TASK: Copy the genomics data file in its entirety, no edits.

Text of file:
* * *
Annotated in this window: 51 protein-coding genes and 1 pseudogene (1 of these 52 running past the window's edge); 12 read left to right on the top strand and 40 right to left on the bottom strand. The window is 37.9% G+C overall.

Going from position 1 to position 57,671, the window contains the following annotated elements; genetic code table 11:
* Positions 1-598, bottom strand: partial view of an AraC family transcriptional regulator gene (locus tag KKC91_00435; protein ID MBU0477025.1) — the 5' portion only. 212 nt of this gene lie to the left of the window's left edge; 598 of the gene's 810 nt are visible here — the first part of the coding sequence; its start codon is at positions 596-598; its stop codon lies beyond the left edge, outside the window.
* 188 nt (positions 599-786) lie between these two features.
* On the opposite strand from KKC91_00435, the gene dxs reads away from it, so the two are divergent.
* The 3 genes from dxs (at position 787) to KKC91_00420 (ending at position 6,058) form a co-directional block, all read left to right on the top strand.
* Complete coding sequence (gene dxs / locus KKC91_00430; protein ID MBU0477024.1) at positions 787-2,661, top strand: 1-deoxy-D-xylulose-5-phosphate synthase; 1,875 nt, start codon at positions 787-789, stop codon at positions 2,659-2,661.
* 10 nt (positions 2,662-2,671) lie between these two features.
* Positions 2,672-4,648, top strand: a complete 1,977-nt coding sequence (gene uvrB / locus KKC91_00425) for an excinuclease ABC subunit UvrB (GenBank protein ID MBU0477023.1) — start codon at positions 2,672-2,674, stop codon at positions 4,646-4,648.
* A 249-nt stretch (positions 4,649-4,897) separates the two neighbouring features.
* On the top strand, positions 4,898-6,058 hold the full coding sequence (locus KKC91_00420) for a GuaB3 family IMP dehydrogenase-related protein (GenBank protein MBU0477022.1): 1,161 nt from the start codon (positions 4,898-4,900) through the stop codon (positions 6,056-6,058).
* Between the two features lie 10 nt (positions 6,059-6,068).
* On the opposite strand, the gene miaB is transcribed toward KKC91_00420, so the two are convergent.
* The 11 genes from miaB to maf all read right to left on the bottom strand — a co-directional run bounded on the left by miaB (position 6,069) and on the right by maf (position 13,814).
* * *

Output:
Annotated in this window: 51 protein-coding genes and 1 pseudogene (1 of these 52 running past the window's edge); 12 read left to right on the top strand and 40 right to left on the bottom strand. The window is 37.9% G+C overall.

Going from position 1 to position 57,671, the window contains the following annotated elements; genetic code table 11:
* Positions 1-598, bottom strand: partial view of an AraC family transcriptional regulator gene (locus tag KKC91_00435; protein ID MBU0477025.1) — the 5' portion only. 212 nt of this gene lie to the left of the window's left edge; 598 of the gene's 810 nt are visible here — the first part of the coding sequence; its start codon is at positions 596-598; its stop codon lies beyond the left edge, outside the window.
* 188 nt (positions 599-786) lie between these two features.
* On the opposite strand from KKC91_00435, the gene dxs reads away from it, so the two are divergent.
* The 3 genes from dxs (at position 787) to KKC91_00420 (ending at position 6,058) form a co-directional block, all read left to right on the top strand.
* Complete coding sequence (gene dxs / locus KKC91_00430; protein ID MBU0477024.1) at positions 787-2,661, top strand: 1-deoxy-D-xylulose-5-phosphate synthase; 1,875 nt, start codon at positions 787-789, stop codon at positions 2,659-2,661.
* 10 nt (positions 2,662-2,671) lie between these two features.
* Positions 2,672-4,648, top strand: a complete 1,977-nt coding sequence (gene uvrB / locus KKC91_00425) for an excinuclease ABC subunit UvrB (GenBank protein ID MBU0477023.1) — start codon at positions 2,672-2,674, stop codon at positions 4,646-4,648.
* A 249-nt stretch (positions 4,649-4,897) separates the two neighbouring features.
* On the top strand, positions 4,898-6,058 hold the full coding sequence (locus KKC91_00420) for a GuaB3 family IMP dehydrogenase-related protein (GenBank protein MBU0477022.1): 1,161 nt from the start codon (positions 4,898-4,900) through the stop codon (positions 6,056-6,058).
* Between the two features lie 10 nt (positions 6,059-6,068).
* On the opposite strand, the gene miaB is transcribed toward KKC91_00420, so the two are convergent.
* The 11 genes from miaB to maf all read right to left on the bottom strand — a co-directional run bounded on the left by miaB (position 6,069) and on the right by maf (position 13,814).